The quantity and quality of European official development assistance (ODA) spending is at a critical crossroad. Three years after adopting the 2030 Agenda for Sustainable Development, the EU and its member states are no closer to meeting the collective target of 0.7% ODA as gross national income (GNI). In 2017 the EU recommitted to the development effectiveness agenda, as confirmed by the revised European Consensus on Development. But latest European trends for ODA spending, which indicate increasing emphasis on domestic objectives, seem to be at odds with the key principles of this agenda. This year’s CONCORD AidWatch report takes stock of what the EU has achieved in 2017 and analyses whether the latest European practices for ODA delivery comply with effectiveness principles and ensure no-one is left behind.
In 2017, the EU and its 28 member states (EU28) remained the biggest development donor worldwide. However, the level of ODA decreased for the first time in six years. In 2017, EU 1 See Annex 1 for a full explanation of CONCORD’s methodology for counting inflated aid. member states disbursed €72.65 billion of ODA, almost 3% less than in 2016. This decrease is justified by the reduction in debt relief and in-donor refugee costs, two elements that, together with imputed student costs, tied aid and interest repayments, do not contribute to positive development in partner countries. This “inflated aid”1 in 2017 represented 0.09% of EU28 GNI, putting the EU’s ODA contributions even further below their collective 0.7% ODA/GNI commitment. At this rate, once inflated aid is discounted, the EU28 will not be able to close the gap to 0.7% before 2057: almost 30 years later than the target for 2030. Trends on ODA to least developed countries (LDCs) are not reassuring either: EU contributions to LDCs across the years have only marginally improved and are far from keeping up with the overall increase in EU’s ODA. It is difficult to observe the commitment to leaving no-one behind in this trend.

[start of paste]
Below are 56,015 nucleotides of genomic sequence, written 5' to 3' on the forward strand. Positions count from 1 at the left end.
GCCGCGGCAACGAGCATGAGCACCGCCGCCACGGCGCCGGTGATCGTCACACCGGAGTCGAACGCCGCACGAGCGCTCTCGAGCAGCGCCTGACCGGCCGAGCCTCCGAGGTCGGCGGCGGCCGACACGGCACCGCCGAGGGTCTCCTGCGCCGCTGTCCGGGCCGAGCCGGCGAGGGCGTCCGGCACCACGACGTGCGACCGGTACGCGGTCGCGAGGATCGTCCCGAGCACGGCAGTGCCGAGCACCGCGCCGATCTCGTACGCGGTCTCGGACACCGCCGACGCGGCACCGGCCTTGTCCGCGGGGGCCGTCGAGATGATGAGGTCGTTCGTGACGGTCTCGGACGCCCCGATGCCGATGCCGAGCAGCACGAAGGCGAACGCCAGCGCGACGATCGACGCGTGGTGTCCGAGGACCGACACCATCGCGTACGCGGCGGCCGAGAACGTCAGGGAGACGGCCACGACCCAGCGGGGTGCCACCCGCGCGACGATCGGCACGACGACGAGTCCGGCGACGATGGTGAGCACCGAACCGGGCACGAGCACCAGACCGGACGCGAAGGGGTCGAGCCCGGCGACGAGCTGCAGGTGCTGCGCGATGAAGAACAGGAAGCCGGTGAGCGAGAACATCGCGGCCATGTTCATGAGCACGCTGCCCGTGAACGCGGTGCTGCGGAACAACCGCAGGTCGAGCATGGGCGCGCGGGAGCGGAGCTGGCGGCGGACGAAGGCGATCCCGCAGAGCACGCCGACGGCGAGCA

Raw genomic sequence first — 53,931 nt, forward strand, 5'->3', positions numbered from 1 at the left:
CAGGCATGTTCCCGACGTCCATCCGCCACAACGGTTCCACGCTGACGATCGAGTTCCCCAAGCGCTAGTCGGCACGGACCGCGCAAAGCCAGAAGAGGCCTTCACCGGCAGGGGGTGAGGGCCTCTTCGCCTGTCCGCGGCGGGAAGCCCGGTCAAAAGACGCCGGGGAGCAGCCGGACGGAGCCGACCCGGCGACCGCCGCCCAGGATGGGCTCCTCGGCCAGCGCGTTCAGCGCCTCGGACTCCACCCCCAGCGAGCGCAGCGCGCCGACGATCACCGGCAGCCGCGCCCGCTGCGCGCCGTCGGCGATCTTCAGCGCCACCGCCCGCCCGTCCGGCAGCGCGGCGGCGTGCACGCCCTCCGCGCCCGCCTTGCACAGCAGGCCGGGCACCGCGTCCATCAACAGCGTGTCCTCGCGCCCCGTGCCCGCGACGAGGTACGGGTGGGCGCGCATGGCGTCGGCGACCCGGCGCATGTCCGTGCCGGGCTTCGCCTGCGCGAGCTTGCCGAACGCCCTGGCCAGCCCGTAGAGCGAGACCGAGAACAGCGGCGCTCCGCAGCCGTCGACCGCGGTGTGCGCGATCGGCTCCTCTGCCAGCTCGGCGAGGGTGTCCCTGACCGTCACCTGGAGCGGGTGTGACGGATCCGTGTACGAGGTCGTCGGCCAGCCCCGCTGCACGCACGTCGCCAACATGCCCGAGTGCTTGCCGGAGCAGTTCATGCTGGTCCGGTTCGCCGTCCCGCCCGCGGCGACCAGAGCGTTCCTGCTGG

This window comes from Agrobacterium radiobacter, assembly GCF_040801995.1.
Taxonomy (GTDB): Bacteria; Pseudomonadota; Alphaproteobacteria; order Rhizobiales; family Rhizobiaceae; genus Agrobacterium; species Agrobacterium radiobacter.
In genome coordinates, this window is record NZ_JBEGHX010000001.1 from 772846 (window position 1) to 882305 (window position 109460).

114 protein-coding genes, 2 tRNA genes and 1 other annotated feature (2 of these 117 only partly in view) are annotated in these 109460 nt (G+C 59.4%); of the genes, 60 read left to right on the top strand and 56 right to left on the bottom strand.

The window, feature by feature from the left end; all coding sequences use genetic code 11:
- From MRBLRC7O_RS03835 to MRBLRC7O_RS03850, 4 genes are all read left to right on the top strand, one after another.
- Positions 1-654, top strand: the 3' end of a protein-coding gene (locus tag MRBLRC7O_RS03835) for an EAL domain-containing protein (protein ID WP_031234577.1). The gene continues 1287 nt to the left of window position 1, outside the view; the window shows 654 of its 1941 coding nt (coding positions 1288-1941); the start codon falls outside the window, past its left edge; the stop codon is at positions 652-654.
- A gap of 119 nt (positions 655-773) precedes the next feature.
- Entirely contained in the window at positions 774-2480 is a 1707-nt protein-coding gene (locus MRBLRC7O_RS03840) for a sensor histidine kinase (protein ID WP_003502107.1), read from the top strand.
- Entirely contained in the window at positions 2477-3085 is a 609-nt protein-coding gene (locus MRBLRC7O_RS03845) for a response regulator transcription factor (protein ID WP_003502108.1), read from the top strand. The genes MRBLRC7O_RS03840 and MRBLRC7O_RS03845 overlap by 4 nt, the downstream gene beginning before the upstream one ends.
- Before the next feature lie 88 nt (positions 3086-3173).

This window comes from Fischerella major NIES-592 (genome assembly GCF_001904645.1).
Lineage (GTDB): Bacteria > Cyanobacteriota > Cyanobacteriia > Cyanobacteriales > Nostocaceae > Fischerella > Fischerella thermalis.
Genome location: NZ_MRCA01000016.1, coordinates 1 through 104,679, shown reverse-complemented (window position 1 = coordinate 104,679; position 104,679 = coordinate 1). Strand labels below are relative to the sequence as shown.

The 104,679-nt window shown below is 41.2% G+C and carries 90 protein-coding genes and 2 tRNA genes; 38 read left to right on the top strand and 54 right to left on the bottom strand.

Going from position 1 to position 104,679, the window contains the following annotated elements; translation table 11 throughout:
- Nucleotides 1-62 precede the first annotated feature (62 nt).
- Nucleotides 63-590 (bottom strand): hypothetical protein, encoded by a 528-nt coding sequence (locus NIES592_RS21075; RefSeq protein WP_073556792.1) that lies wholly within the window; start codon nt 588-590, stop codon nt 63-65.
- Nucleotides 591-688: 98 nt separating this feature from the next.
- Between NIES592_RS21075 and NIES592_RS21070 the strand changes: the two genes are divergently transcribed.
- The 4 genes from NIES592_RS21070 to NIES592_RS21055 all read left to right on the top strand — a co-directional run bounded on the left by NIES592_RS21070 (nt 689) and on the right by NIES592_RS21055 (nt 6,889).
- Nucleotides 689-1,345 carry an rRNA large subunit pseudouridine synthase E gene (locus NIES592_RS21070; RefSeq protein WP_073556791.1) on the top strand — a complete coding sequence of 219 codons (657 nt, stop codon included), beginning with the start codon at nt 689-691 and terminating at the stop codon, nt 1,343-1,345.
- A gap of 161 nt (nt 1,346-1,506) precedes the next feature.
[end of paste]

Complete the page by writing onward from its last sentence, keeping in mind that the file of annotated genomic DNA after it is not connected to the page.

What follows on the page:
EU´s commitment to finance sustainable development, confirmed in the new Consensus, might be further undermined considering the ongoing modernisation of ODA at Organisation for Economic Co-operation and Development (OECD) Development Assistance Committee (DAC) level. Different reporting reforms that can impact the quality of ODA have been ongoing since 2016, namely for in-donor refugee costs, private sector instruments and tied aid, concessional loans and debt relief, and peace and security. These can bring both opportunities and risks towards genuine aid and the hardfought development effectiveness principles. Particularly in view of the important discussion on the upcoming EU multiannual financial framework (MFF), it is now fundamental to take stock of European ODA practices that prioritise non-development objectives, such as migration control, addressing security threats and commercial expansion, at the expense of effective development cooperation. These are against the key principles of ownership by developing countries, focus on results, inclusive development partnerships and transparency and accountability. And they can ultimately undermine the commitment to leave no-one behind – a pledge to put the most marginalised people first in global development, by combatting discrimination and tackling inequalities in and between countries.